The Nigerian middle class and the second exodus (II)
Last week, I began by showing how the second phase of military rule coupled with poor economic management precipitated the first exodus of Nigerian professionals or middle class. Two professional groups were mostly affected: academics and medical doctors. I also argued that the impact on the academia was particularly severe and it marked the beginning of the total collapse of scholarship in Nigerian university, a collapse Nigeria never recovered from. Currently, what goes on in the Nigerian university system, with few exceptions, is best captured by the term “garbage in, garbage out”.
By a stroke of luck however, the medical profession survived, in part due to the strong foundation laid in medical training and practice by the British and also the appeal of the profession to Nigerians, even if quality has nosedived.
However, years of under-investment and a total lack of interest in the health of its citizens, has resulted in the collapse of the healthcare system in Nigeria. Currently, only about 4 percent of Nigeria’s budget is allocated to the health sector – and these largely go to subsidise the training of medical doctors. Healthcare provision and infrastructure has completely collapsed with a World Health Organisation (WHO) report on healthcare delivery placing Nigeria at 197 out of 200 surveyed countries.
Unsurprisingly, medical professionals have led the second exodus with most seeking better work conditions and pay outside the country. Just to show how terribly they fared in Nigeria, an average Nigerian doctor earns just about N200, 000 ($560) monthly while his counterpart in the United Kingdom earns between £49-83 per hour. A recent poll conducted by NOI Polls showed that 88 percent of doctors in Nigeria are considering work opportunities outside the country and the figure is projected to keep rising as more as medical professionals continue to grapple with deep systemic challenges in Nigeria that make it difficult for them to practice and survive.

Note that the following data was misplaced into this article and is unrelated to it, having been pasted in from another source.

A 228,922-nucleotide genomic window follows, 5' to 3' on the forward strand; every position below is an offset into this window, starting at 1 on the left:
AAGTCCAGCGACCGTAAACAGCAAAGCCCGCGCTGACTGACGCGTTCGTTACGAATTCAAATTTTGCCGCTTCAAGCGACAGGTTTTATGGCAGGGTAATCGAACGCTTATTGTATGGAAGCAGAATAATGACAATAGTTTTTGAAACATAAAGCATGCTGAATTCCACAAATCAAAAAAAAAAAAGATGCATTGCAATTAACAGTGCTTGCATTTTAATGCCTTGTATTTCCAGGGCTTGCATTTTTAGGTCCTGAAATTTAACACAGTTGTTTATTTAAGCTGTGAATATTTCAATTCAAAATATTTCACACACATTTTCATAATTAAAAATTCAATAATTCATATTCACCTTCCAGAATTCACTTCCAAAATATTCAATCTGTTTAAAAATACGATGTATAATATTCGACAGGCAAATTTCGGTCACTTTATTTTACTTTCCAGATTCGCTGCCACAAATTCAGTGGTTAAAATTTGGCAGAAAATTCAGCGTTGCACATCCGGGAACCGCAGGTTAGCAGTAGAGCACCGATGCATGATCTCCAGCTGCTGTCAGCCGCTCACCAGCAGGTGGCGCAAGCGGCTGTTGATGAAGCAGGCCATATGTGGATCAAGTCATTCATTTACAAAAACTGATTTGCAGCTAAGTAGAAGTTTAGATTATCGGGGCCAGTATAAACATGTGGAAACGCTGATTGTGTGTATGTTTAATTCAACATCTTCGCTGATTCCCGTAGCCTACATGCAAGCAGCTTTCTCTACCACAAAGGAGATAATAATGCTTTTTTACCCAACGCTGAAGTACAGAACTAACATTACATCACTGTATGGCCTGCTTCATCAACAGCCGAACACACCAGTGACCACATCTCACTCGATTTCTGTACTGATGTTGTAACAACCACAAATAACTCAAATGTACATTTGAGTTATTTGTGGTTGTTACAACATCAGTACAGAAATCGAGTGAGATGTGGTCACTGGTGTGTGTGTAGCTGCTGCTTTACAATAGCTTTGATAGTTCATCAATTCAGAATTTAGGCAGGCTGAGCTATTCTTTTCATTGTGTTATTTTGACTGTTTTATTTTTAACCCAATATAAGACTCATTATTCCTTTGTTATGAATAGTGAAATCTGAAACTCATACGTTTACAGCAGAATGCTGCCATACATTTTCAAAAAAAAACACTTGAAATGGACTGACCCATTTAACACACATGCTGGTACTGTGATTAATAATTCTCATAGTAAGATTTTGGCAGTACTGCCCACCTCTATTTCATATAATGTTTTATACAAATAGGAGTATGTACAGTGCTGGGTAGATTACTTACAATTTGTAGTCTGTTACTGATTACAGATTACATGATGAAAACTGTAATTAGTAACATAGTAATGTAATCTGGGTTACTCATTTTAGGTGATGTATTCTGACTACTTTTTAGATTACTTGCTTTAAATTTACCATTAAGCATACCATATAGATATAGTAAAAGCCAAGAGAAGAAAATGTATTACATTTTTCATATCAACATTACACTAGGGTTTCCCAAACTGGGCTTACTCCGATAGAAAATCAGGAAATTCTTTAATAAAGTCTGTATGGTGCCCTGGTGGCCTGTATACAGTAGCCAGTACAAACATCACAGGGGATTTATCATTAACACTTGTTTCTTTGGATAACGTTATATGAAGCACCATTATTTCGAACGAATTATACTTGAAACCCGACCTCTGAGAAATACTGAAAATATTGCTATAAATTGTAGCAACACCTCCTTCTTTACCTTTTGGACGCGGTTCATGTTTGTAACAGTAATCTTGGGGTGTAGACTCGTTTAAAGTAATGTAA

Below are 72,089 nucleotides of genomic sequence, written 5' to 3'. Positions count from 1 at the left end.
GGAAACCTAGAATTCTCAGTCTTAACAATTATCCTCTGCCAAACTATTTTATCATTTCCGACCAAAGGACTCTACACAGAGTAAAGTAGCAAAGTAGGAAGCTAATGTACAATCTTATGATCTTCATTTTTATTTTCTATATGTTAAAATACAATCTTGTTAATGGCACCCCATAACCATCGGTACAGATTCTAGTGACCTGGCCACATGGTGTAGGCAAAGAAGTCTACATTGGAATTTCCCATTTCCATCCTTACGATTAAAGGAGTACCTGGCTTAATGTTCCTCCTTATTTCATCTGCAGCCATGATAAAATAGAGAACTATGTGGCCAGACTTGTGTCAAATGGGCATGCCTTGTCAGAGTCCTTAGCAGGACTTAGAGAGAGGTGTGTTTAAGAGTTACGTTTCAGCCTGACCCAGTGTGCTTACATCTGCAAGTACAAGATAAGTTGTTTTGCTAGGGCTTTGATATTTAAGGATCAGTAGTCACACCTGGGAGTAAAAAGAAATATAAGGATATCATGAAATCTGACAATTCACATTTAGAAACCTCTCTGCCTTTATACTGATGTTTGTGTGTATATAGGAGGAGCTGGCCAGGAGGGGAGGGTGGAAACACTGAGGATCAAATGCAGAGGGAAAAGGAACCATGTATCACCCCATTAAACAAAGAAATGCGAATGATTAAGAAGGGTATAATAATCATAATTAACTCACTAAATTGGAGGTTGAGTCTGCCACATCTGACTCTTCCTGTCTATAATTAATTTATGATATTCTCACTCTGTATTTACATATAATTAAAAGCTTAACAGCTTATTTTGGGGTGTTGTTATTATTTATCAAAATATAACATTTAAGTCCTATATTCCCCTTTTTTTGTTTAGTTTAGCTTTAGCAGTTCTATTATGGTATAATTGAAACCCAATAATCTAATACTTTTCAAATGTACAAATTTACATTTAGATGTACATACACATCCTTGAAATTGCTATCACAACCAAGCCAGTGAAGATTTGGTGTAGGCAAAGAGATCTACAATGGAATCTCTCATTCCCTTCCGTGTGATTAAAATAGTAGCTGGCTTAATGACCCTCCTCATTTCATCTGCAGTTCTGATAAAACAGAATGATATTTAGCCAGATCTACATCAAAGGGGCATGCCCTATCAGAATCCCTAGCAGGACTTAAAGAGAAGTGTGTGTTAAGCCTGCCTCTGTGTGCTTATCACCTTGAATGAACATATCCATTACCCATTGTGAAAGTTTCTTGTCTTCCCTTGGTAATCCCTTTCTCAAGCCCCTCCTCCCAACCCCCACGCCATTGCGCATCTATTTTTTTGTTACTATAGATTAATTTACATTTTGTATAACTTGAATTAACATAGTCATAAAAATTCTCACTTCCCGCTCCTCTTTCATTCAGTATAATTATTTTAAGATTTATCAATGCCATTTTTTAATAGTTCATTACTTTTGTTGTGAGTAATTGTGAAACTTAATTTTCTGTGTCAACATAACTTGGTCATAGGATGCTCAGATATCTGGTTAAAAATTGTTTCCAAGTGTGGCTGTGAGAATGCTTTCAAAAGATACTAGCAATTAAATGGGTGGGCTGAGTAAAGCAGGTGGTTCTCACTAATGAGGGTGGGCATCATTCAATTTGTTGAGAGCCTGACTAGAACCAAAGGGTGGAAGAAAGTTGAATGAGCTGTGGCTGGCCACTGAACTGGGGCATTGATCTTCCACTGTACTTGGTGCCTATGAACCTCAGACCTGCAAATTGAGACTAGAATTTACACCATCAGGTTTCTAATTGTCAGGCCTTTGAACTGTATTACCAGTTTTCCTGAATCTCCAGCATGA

So severe is the rate of emigration that if the current trend continues, Nigeria will be left with no middle class in the nearest future. This will make it the second time in Nigeria’s chequered history that the middle class is being decimated. But whereas the first time was under a military regime, the second time is during democratic rule, where the middle class should normally thrive and be the symbol of an open and democratic society.
This leads me to the question of the role of the Nigeria middle class in politics – a question I have had to return to so many times over the last four years.
So severe is the rate of emigration that if the current trend continues, Nigeria will be left with no middle class in the nearest future. This will make it the second time in Nigeria’s chequered history that the middle class is being decimated.
The middle class, that broad group of people in contemporary society who fall socio-economically between the working class and upper class or in classical Marxian speak, located between the bourgeoisie/capitalist class and the proletariat, is so critical to the sustenance of democracy, good governance and economic development. It is, according to David Madland, “a prerequisite for robust entrepreneurship and innovation, a source of trust that makes business transactions more efficient, a bulwark against credit booms and busts, and a progenitor of virtuous, forward-looking behaviours, such as valuing education”.